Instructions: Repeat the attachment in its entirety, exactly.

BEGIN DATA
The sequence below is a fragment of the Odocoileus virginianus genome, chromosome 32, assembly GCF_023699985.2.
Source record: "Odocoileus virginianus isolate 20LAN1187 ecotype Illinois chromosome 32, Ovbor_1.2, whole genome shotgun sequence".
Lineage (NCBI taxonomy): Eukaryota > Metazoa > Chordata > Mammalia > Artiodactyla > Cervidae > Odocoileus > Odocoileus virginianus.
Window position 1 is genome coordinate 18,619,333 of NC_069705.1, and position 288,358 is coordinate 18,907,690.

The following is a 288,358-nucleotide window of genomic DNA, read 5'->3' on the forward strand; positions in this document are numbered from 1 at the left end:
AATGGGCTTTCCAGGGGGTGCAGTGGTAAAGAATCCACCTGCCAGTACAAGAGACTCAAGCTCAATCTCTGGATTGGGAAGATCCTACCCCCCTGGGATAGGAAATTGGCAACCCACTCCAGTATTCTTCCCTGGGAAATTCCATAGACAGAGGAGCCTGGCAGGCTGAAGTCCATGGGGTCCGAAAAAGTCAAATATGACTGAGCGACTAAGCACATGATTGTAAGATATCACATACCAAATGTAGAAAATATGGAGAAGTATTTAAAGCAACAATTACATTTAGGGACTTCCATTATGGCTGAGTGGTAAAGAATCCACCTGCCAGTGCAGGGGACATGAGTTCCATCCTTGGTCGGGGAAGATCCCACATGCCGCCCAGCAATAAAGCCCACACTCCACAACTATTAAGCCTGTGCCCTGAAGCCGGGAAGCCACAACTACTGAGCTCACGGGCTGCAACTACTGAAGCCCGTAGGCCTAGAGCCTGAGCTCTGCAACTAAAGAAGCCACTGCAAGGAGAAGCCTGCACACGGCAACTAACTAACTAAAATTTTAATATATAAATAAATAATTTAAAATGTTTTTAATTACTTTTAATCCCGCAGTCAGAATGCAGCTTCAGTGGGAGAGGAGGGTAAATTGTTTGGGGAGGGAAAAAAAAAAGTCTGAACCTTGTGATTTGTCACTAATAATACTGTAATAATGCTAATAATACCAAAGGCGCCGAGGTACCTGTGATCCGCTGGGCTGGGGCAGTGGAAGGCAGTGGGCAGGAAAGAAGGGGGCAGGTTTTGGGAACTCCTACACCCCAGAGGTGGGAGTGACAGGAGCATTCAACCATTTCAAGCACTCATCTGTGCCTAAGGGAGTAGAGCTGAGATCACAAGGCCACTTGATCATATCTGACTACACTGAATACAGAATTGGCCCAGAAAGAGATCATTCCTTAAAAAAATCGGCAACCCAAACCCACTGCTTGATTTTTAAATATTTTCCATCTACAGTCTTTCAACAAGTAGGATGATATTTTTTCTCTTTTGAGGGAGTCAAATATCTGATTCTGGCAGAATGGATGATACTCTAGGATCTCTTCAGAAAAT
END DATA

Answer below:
The sequence below is a fragment of the Odocoileus virginianus genome, chromosome 32, assembly GCF_023699985.2.
Source record: "Odocoileus virginianus isolate 20LAN1187 ecotype Illinois chromosome 32, Ovbor_1.2, whole genome shotgun sequence".
Lineage (NCBI taxonomy): Eukaryota > Metazoa > Chordata > Mammalia > Artiodactyla > Cervidae > Odocoileus > Odocoileus virginianus.
Window position 1 is genome coordinate 18,619,333 of NC_069705.1, and position 288,358 is coordinate 18,907,690.

The following is a 288,358-nucleotide window of genomic DNA, read 5'->3' on the forward strand; positions in this document are numbered from 1 at the left end:
AATGGGCTTTCCAGGGGGTGCAGTGGTAAAGAATCCACCTGCCAGTACAAGAGACTCAAGCTCAATCTCTGGATTGGGAAGATCCTACCCCCCTGGGATAGGAAATTGGCAACCCACTCCAGTATTCTTCCCTGGGAAATTCCATAGACAGAGGAGCCTGGCAGGCTGAAGTCCATGGGGTCCGAAAAAGTCAAATATGACTGAGCGACTAAGCACATGATTGTAAGATATCACATACCAAATGTAGAAAATATGGAGAAGTATTTAAAGCAACAATTACATTTAGGGACTTCCATTATGGCTGAGTGGTAAAGAATCCACCTGCCAGTGCAGGGGACATGAGTTCCATCCTTGGTCGGGGAAGATCCCACATGCCGCCCAGCAATAAAGCCCACACTCCACAACTATTAAGCCTGTGCCCTGAAGCCGGGAAGCCACAACTACTGAGCTCACGGGCTGCAACTACTGAAGCCCGTAGGCCTAGAGCCTGAGCTCTGCAACTAAAGAAGCCACTGCAAGGAGAAGCCTGCACACGGCAACTAACTAACTAAAATTTTAATATATAAATAAATAATTTAAAATGTTTTTAATTACTTTTAATCCCGCAGTCAGAATGCAGCTTCAGTGGGAGAGGAGGGTAAATTGTTTGGGGAGGGAAAAAAAAAAGTCTGAACCTTGTGATTTGTCACTAATAATACTGTAATAATGCTAATAATACCAAAGGCGCCGAGGTACCTGTGATCCGCTGGGCTGGGGCAGTGGAAGGCAGTGGGCAGGAAAGAAGGGGGCAGGTTTTGGGAACTCCTACACCCCAGAGGTGGGAGTGACAGGAGCATTCAACCATTTCAAGCACTCATCTGTGCCTAAGGGAGTAGAGCTGAGATCACAAGGCCACTTGATCATATCTGACTACACTGAATACAGAATTGGCCCAGAAAGAGATCATTCCTTAAAAAAATCGGCAACCCAAACCCACTGCTTGATTTTTAAATATTTTCCATCTACAGTCTTTCAACAAGTAGGATGATATTTTTTCTCTTTTGAGGGAGTCAAATATCTGATTCTGGCAGAATGGATGATACTCTAGGATCTCTTCAGAAAAT